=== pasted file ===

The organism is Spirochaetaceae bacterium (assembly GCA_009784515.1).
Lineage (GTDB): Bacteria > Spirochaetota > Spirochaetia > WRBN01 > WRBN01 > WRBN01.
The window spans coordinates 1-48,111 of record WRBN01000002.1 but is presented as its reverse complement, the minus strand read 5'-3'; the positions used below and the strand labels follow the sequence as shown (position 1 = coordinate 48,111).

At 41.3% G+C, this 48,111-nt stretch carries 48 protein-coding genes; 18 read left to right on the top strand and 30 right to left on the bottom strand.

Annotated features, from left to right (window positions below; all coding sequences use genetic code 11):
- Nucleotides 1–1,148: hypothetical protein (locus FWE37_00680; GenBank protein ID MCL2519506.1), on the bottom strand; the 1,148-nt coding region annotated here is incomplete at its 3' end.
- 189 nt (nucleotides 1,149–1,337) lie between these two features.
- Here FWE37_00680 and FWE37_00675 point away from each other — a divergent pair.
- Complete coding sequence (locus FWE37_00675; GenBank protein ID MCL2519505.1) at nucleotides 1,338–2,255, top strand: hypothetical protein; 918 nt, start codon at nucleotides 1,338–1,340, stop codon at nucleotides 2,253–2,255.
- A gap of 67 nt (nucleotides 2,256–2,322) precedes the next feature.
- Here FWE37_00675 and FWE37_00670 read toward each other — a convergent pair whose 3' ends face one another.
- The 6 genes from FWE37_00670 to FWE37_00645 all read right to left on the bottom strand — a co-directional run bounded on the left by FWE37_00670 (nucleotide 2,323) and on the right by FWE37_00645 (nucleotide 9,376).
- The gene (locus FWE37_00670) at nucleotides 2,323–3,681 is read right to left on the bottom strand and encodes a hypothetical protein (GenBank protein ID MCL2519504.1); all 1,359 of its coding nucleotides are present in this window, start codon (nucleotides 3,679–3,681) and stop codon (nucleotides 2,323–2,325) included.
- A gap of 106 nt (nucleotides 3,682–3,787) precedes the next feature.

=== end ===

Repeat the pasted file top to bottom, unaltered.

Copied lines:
The organism is Spirochaetaceae bacterium (assembly GCA_009784515.1).
Lineage (GTDB): Bacteria > Spirochaetota > Spirochaetia > WRBN01 > WRBN01 > WRBN01.
The window spans coordinates 1-48,111 of record WRBN01000002.1 but is presented as its reverse complement, the minus strand read 5'-3'; the positions used below and the strand labels follow the sequence as shown (position 1 = coordinate 48,111).

At 41.3% G+C, this 48,111-nt stretch carries 48 protein-coding genes; 18 read left to right on the top strand and 30 right to left on the bottom strand.

Annotated features, from left to right (window positions below; all coding sequences use genetic code 11):
- Nucleotides 1–1,148: hypothetical protein (locus FWE37_00680; GenBank protein ID MCL2519506.1), on the bottom strand; the 1,148-nt coding region annotated here is incomplete at its 3' end.
- 189 nt (nucleotides 1,149–1,337) lie between these two features.
- Here FWE37_00680 and FWE37_00675 point away from each other — a divergent pair.
- Complete coding sequence (locus FWE37_00675; GenBank protein ID MCL2519505.1) at nucleotides 1,338–2,255, top strand: hypothetical protein; 918 nt, start codon at nucleotides 1,338–1,340, stop codon at nucleotides 2,253–2,255.
- A gap of 67 nt (nucleotides 2,256–2,322) precedes the next feature.
- Here FWE37_00675 and FWE37_00670 read toward each other — a convergent pair whose 3' ends face one another.
- The 6 genes from FWE37_00670 to FWE37_00645 all read right to left on the bottom strand — a co-directional run bounded on the left by FWE37_00670 (nucleotide 2,323) and on the right by FWE37_00645 (nucleotide 9,376).
- The gene (locus FWE37_00670) at nucleotides 2,323–3,681 is read right to left on the bottom strand and encodes a hypothetical protein (GenBank protein ID MCL2519504.1); all 1,359 of its coding nucleotides are present in this window, start codon (nucleotides 3,679–3,681) and stop codon (nucleotides 2,323–2,325) included.
- A gap of 106 nt (nucleotides 3,682–3,787) precedes the next feature.